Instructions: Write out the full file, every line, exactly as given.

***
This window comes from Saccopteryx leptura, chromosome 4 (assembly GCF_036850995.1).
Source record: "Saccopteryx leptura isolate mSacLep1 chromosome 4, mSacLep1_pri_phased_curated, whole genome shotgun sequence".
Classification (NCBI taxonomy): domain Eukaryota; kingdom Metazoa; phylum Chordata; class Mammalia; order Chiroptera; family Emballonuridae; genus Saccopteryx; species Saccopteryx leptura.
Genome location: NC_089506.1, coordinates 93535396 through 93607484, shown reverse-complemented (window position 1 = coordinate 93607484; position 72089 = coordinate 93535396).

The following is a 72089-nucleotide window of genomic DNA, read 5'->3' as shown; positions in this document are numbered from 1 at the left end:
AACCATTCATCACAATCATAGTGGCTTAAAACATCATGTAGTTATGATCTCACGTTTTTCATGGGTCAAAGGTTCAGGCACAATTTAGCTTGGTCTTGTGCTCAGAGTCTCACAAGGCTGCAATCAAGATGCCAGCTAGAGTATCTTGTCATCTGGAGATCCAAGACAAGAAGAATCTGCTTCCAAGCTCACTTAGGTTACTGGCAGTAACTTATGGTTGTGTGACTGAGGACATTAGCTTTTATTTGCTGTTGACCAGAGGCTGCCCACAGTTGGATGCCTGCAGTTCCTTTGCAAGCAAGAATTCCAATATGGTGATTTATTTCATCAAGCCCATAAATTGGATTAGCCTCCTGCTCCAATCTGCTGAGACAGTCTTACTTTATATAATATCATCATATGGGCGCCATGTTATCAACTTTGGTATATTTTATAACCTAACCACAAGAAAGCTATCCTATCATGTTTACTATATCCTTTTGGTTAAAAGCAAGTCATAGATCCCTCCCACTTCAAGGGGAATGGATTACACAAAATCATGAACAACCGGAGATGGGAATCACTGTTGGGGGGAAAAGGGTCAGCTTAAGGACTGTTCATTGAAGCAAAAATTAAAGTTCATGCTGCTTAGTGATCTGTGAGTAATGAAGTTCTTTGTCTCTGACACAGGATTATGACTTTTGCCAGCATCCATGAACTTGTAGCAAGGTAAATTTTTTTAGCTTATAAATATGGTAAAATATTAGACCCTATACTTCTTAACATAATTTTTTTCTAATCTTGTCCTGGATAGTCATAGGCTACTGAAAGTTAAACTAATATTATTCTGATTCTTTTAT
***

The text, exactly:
This window comes from Saccopteryx leptura, chromosome 4 (assembly GCF_036850995.1).
Source record: "Saccopteryx leptura isolate mSacLep1 chromosome 4, mSacLep1_pri_phased_curated, whole genome shotgun sequence".
Classification (NCBI taxonomy): domain Eukaryota; kingdom Metazoa; phylum Chordata; class Mammalia; order Chiroptera; family Emballonuridae; genus Saccopteryx; species Saccopteryx leptura.
Genome location: NC_089506.1, coordinates 93535396 through 93607484, shown reverse-complemented (window position 1 = coordinate 93607484; position 72089 = coordinate 93535396).

The following is a 72089-nucleotide window of genomic DNA, read 5'->3' as shown; positions in this document are numbered from 1 at the left end:
AACCATTCATCACAATCATAGTGGCTTAAAACATCATGTAGTTATGATCTCACGTTTTTCATGGGTCAAAGGTTCAGGCACAATTTAGCTTGGTCTTGTGCTCAGAGTCTCACAAGGCTGCAATCAAGATGCCAGCTAGAGTATCTTGTCATCTGGAGATCCAAGACAAGAAGAATCTGCTTCCAAGCTCACTTAGGTTACTGGCAGTAACTTATGGTTGTGTGACTGAGGACATTAGCTTTTATTTGCTGTTGACCAGAGGCTGCCCACAGTTGGATGCCTGCAGTTCCTTTGCAAGCAAGAATTCCAATATGGTGATTTATTTCATCAAGCCCATAAATTGGATTAGCCTCCTGCTCCAATCTGCTGAGACAGTCTTACTTTATATAATATCATCATATGGGCGCCATGTTATCAACTTTGGTATATTTTATAACCTAACCACAAGAAAGCTATCCTATCATGTTTACTATATCCTTTTGGTTAAAAGCAAGTCATAGATCCCTCCCACTTCAAGGGGAATGGATTACACAAAATCATGAACAACCGGAGATGGGAATCACTGTTGGGGGGAAAAGGGTCAGCTTAAGGACTGTTCATTGAAGCAAAAATTAAAGTTCATGCTGCTTAGTGATCTGTGAGTAATGAAGTTCTTTGTCTCTGACACAGGATTATGACTTTTGCCAGCATCCATGAACTTGTAGCAAGGTAAATTTTTTTAGCTTATAAATATGGTAAAATATTAGACCCTATACTTCTTAACATAATTTTTTTCTAATCTTGTCCTGGATAGTCATAGGCTACTGAAAGTTAAACTAATATTATTCTGATTCTTTTAT